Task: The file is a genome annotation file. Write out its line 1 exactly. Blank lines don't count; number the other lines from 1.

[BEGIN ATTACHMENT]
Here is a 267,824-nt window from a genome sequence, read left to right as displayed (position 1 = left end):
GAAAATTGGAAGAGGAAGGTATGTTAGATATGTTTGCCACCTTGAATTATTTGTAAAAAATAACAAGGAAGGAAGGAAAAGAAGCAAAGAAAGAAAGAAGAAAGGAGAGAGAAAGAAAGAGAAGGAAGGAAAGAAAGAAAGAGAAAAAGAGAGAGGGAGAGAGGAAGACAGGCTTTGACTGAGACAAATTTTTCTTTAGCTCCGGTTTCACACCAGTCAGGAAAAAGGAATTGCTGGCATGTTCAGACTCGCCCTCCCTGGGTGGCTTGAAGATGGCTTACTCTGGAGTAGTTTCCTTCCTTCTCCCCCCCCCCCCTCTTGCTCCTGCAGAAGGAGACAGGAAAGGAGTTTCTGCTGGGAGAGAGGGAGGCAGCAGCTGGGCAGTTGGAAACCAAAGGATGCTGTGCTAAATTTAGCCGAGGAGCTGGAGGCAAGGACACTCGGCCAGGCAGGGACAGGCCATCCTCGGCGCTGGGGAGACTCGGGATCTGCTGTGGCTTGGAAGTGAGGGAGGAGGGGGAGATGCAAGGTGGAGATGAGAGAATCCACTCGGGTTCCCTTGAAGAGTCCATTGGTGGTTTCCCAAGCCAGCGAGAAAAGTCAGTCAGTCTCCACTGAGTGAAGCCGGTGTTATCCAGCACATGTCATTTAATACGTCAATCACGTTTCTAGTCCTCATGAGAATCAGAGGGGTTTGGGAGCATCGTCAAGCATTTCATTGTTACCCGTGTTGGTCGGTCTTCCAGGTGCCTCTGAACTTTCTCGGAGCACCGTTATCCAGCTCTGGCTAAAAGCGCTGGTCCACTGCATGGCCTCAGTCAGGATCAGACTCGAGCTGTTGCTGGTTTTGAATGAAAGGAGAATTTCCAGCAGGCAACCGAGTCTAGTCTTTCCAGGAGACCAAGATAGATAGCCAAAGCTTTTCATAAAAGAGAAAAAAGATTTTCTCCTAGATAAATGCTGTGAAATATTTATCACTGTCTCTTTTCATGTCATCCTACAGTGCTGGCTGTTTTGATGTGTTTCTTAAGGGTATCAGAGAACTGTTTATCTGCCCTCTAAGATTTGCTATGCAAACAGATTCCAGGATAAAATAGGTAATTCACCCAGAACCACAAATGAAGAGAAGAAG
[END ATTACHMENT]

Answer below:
Here is a 267,824-nt window from a genome sequence, read left to right as displayed (position 1 = left end):